North Dakota Voters Made a Tragic Mistake When They Approved Marsy’s Law

Kathleen Wrigley, chair of the Marsy's Law for North Dakota ballot measure, announces Tuesday, Dec. 15, 2015, in Fargo the measure for the November 2016 ballot with the sooty of area victims' rights advocates. Michael Vosburg / Forum Photo Editor

Last year, after an intense campaign funded exclusively by California billionaire Henry Nicholas, North Dakota voters approved a sprawling amendment to the state constitution called Marsy’s Law.

It was billed as a “victim’s rights” bill, but critics (me among them) pointed out that the feel-good legislation would be hugely problematic in practice.

“The North Dakota Constitution should not be a hobby farm for an eccentric California billionaire,” state Supreme Court Justice Dale Sandstrom (since retired) told me last year. “Even for $2½ million dollars he should not be able to get the name of his deceased sister Marsy in the North Dakota Constitution, but under the measure he would,” he continued. “And I’m concerned that a lot of scarce legal resources will be consumed trying to figure out what the measure means and perhaps having to defend it in federal court.”

I have a feeling Sandstrom’s prediction is going to come true. In Bismarck a police officer involved in the shooting of a member of the public is invoking Marsy’s Law as a way to keep his name out of the public. This from the Associated Press:

The officer was attacked after responding to a call at a Bismarck motel on Oct. 15. Police say he was punched in the head and had his eyes gouged before he shot and wounded his attacker.

Chief Dan Donlin tells The Associated Press the officer invoked Marsy’s Law, approved by voters just last year. Donlin says names are typically released after shootings are reviewed by the state — but he’s not sure that will happen now.

Jack MacDonald, an attorney for the North Dakota Newspaper Association, called this invocation of Marsy’s Law a “perversion.” I don’t think that’s accurate. I think this is a practical application of the law.

The problem is the law itself is perverse. Ask yourself this question: If the cop is a victim, how about the guy the cop shot? Is he a victim too? Can his name also be kept from the public? It hasn’t been.

Ask yourself this question: If the cop is a victim, how about the guy the cop shot? Is he a victim too? Can his name also be kept from the public? It hasn’t been.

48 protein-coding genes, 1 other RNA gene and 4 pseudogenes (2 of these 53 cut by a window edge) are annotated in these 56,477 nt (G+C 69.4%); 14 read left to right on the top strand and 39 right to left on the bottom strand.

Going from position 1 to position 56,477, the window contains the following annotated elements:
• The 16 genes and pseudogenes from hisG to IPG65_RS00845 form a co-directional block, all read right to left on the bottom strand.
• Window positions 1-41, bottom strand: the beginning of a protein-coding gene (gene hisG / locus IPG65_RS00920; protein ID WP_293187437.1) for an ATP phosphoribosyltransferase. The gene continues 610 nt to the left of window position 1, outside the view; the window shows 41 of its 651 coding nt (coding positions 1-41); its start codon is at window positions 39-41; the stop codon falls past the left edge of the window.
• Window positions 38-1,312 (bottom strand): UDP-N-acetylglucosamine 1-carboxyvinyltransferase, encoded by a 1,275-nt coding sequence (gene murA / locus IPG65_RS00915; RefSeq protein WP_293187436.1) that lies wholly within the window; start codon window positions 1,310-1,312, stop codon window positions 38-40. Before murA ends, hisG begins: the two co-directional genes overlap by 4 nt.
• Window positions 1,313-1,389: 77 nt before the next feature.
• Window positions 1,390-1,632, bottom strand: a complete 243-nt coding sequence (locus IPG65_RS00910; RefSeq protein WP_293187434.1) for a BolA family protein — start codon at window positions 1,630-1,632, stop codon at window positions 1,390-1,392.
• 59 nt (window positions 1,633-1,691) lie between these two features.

The issue at hand isn’t whether or not this officer was justified in using potentially deadly force against a member of the public. If the accounts of the shooting I’ve read are accurate, the shooting probably was justified.

The problem is that Marsy’s Law, ill-considered policy now ensconced in our state constitution, may make it impossible for the public to learn the identity of a government agent who uses such force against the public.

That’s not a positive development when we, as a nation, are struggling with accountability for law enforcement.

I understand the position these officers are in. Being in the glare of the public spotlight after an incident like this can be harrowing. But cops wield an awesome amount of power over the public, and with that power comes a need for transparency in how its wielded.

That includes knowing who wielded it.

In related news, readers have been sending me this story about the Supreme Court in Montana striking down that state’s iteration of Marsy’s Law in full. That’s not going to be an outcome here in North Dakota beacuse our state, unlike our neighbors to the west, does not have a provision limiting ballot measures to just one issue.

Maybe we should. That could be something the legislative committee reviewing the initiated measure process during the interim should consider.

Rob Port is the editor of SayAnythingBlog.com, a columnist for the Forum News Service, and the host of the Rob (Re)Port on Fargo-based WDAY AM970 from noon-2pm weekdays.

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